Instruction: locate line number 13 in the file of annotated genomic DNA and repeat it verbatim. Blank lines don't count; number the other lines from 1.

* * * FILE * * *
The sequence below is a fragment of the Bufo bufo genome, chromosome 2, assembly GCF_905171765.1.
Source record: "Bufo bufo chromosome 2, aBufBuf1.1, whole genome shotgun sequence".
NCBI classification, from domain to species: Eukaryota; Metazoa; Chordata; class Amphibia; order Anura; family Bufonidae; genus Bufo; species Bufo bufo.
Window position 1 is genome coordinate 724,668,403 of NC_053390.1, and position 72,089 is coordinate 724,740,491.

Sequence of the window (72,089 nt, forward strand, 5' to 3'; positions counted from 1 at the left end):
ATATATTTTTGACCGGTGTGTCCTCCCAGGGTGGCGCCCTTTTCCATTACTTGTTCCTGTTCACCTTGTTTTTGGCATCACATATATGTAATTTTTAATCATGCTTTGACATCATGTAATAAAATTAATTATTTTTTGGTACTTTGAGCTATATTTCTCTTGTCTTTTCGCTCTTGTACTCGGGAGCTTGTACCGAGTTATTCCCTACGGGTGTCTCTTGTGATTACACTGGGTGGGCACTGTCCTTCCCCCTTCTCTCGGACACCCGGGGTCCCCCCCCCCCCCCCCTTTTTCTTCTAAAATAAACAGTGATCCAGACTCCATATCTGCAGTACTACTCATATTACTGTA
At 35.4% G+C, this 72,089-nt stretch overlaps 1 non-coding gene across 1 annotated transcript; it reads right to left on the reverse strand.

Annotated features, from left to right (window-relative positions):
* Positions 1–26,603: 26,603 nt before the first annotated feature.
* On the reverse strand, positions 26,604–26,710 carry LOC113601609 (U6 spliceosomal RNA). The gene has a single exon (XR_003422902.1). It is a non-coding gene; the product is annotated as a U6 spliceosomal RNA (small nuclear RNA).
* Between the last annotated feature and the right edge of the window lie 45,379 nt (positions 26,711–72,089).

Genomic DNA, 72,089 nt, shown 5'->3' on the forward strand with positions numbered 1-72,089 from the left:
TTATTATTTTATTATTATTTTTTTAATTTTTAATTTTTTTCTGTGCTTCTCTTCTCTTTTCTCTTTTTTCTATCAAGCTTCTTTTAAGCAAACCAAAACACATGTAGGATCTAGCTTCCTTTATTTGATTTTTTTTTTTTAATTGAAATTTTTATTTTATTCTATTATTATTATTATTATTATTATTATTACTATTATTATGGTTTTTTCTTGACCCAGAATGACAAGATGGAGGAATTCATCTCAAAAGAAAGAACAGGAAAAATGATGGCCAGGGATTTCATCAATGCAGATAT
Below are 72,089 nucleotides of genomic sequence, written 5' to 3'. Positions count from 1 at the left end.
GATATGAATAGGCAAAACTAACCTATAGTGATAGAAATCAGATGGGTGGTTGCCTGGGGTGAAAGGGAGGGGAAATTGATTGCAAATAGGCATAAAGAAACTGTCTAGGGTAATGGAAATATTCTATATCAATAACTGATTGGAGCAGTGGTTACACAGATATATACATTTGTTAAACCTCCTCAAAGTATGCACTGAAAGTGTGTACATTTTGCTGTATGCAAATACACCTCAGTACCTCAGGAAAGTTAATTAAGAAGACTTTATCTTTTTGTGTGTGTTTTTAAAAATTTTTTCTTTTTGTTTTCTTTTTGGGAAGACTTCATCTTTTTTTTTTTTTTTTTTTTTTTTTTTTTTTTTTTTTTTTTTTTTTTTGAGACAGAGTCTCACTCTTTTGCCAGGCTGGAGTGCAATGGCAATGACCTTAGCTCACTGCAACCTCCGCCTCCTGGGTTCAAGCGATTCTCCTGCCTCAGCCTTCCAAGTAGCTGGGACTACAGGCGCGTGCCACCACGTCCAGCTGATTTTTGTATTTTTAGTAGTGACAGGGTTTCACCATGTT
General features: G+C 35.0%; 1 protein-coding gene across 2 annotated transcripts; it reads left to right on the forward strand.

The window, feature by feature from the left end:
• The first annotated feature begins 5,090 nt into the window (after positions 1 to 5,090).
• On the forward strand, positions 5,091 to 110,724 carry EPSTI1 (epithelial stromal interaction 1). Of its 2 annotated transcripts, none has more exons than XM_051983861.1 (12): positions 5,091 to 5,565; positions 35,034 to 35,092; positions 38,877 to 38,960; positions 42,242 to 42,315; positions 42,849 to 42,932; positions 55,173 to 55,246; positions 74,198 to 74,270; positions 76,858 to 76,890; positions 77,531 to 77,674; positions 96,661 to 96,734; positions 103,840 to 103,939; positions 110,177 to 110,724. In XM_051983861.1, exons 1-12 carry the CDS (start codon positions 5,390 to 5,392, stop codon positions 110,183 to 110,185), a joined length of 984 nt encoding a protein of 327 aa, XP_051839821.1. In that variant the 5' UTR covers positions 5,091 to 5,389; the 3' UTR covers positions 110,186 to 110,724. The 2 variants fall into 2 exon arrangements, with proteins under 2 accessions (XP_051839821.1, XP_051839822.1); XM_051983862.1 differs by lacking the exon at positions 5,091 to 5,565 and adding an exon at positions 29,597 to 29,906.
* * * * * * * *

TTATTATTTTATTATTATTTTTTTAATTTTTAATTTTTTTCTGTGCTTCTCTTCTCTTTTCTCTTTTTTCTATCAAGCTTCTTTTAAGCAAACCAAAACACATGTAGGATCTAGCTTCCTTTATTTGATTTTTTTTTTTTAATTGAAATTTTTATTTTATTCTATTATTATTATTATTATTATTATTATTACTATTATTATGGTTTTTTCTTGACCCAGAATGACAAGATGGAGGAATTCATCTCAAAAGAAAGAACAGGAAAAATGATGGCCAGGGATTTCATCAATGCAGATAT